A department of corrections in the United States provides an example of several of these innovations. This department sought to reduce violence in prisons and lower recidivism among several thousand offenders. In one project, the agency used design thinking, including journey mapping, to improve the effectiveness of rehabilitation. The agency identified “offender segments”—analogous to the customer segments used by private-sector marketers—based on factors such as education, employment, behavioral therapy, and mental health. The transformation team also designed “offender journeys” for each segment, much in the way private-sector firms reimagine customer journeys. The aim was to allow corrections staff to set goals for the offender’s rehabilitation and direct the appropriate programming and resources from the start of the offender’s stay through parole and reintegration into the community. Another government used citizen-journey design to dramatically streamline the process of setting up medical facilities—a policy priority for the country in question (Exhibit 4).

Focusing on the end-to-end user journey can support simplification and integration, as seen by a sample user journey for establishing a medical-services facility.

Governments exploring the next horizon of transformations are also harnessing technology to engage with citizens much more frequently and imaginatively. In India, for example, the government launched the MyGov online platform in 2014 to invite citizens to share comments, ideas, and concerns. To date, nearly two million citizens have participated by submitting suggestions in policy areas ranging from environmental pollution to girls’ education to health. One proposal submitted through the platform was to turn rural post offices into simple banks to increase financial inclusion—an idea included in India’s 2015 budget. By March 2017, banking sections had been installed in 25,000 post offices. Such participative planning puts citizens at the heart of designing and delivering effective services.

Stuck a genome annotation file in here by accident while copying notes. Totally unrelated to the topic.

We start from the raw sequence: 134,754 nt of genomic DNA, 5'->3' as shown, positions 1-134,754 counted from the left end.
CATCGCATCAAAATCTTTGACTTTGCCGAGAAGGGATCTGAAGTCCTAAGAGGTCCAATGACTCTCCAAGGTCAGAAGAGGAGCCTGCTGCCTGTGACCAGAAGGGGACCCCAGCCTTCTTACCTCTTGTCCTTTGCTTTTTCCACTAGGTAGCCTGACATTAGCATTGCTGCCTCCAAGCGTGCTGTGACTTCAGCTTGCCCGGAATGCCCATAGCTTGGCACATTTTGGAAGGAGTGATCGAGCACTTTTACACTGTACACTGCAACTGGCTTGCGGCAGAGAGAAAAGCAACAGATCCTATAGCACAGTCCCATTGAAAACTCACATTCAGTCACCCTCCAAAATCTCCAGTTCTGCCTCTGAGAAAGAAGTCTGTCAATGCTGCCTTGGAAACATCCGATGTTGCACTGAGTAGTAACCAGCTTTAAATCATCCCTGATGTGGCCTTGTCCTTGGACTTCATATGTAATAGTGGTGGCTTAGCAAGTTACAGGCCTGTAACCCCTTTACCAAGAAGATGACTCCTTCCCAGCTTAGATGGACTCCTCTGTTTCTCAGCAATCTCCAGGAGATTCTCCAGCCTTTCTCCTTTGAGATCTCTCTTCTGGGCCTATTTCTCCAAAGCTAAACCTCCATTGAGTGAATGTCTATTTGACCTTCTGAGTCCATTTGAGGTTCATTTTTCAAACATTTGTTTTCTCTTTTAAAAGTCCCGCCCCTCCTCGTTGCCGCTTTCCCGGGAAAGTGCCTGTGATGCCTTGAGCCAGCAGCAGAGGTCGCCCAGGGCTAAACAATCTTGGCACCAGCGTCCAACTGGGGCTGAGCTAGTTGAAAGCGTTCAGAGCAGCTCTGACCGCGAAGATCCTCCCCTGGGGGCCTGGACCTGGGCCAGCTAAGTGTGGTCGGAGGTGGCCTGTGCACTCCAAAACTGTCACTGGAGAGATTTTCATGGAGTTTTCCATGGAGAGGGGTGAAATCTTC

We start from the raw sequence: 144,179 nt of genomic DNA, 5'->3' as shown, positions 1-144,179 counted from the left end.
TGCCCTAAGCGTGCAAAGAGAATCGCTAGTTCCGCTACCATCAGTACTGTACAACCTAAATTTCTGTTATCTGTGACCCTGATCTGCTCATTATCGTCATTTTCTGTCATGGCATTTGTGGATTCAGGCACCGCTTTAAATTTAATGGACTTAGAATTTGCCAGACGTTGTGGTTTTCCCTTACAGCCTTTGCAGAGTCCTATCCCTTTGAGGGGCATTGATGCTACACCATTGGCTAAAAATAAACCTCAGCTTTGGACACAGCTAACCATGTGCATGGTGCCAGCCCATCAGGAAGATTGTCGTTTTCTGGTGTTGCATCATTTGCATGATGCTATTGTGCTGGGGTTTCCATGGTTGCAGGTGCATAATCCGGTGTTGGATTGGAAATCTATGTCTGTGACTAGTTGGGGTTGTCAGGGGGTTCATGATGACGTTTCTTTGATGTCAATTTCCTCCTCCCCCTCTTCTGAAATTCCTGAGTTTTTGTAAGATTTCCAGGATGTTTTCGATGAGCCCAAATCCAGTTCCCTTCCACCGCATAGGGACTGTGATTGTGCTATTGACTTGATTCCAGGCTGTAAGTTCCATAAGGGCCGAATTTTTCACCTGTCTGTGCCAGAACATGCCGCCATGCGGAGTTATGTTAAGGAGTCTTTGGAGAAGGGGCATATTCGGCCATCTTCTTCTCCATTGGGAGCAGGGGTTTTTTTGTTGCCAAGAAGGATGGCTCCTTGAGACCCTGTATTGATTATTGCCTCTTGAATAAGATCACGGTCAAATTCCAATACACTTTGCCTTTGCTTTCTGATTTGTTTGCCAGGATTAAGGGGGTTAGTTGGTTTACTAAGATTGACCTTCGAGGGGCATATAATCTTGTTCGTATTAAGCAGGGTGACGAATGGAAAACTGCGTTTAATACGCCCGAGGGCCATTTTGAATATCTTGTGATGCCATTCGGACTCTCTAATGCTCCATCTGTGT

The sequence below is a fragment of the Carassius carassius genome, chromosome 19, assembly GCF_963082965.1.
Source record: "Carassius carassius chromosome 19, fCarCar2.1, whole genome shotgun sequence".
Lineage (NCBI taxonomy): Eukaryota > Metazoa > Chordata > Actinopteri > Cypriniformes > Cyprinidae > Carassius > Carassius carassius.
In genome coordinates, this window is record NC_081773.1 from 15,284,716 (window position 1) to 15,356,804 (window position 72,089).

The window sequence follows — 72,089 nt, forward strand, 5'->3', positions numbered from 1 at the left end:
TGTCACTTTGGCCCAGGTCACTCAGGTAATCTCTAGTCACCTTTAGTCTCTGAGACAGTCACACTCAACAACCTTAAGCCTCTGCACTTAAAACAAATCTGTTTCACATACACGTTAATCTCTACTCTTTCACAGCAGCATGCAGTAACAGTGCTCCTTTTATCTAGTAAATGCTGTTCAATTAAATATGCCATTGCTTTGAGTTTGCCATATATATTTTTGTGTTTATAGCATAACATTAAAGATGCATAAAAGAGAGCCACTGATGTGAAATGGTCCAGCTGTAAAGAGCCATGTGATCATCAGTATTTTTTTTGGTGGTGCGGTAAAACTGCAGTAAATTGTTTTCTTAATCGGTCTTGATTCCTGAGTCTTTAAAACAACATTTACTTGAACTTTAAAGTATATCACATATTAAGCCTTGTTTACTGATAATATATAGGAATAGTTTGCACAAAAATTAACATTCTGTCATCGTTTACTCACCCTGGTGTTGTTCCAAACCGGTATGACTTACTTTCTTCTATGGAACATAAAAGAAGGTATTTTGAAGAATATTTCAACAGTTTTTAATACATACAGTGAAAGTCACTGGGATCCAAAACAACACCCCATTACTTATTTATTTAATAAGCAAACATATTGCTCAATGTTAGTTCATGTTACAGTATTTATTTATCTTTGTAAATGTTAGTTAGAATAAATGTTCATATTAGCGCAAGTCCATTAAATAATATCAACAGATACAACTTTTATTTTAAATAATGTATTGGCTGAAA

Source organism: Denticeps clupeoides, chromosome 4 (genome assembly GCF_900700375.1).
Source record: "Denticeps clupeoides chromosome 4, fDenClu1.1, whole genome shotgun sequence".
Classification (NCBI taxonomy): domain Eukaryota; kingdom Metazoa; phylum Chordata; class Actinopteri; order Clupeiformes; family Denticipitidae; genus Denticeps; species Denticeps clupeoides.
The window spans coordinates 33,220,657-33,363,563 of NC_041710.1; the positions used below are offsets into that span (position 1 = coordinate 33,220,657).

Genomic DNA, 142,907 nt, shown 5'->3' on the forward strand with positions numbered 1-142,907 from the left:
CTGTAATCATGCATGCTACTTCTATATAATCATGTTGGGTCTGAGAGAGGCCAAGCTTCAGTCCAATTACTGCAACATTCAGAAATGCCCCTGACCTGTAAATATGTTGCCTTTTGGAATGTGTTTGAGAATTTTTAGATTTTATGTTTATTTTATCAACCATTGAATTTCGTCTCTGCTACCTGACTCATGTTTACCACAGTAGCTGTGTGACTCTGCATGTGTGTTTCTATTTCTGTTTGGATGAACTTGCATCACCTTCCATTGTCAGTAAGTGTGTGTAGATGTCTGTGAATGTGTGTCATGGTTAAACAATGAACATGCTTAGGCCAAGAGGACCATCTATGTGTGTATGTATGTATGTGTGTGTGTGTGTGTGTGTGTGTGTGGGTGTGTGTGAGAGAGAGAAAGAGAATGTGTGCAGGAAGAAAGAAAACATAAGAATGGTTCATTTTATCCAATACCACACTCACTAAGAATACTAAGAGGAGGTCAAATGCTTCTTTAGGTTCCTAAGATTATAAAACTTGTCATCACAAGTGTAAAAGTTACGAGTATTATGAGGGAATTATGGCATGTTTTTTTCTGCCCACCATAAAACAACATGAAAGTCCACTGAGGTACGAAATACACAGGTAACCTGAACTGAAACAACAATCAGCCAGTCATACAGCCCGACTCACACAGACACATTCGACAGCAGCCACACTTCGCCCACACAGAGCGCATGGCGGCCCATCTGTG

The world urgently needs successful government transformations—to improve health and education outcomes, foster growth and job creation, make cities more livable, make constrained public-sector budgets go further—and, ultimately, to restore citizens’ confidence in governments’ ability to deliver. Although the failure rate of such efforts is high, there is every reason to believe it can be radically improved. For these efforts to be successful, commitment and sharp focus by leaders, engagement and consistent discipline in delivery, and the foresight to shape a set of capabilities for a new era of government are necessary.

This article is adapted from Delivering for citizens: How to triple the success rate of government transformations.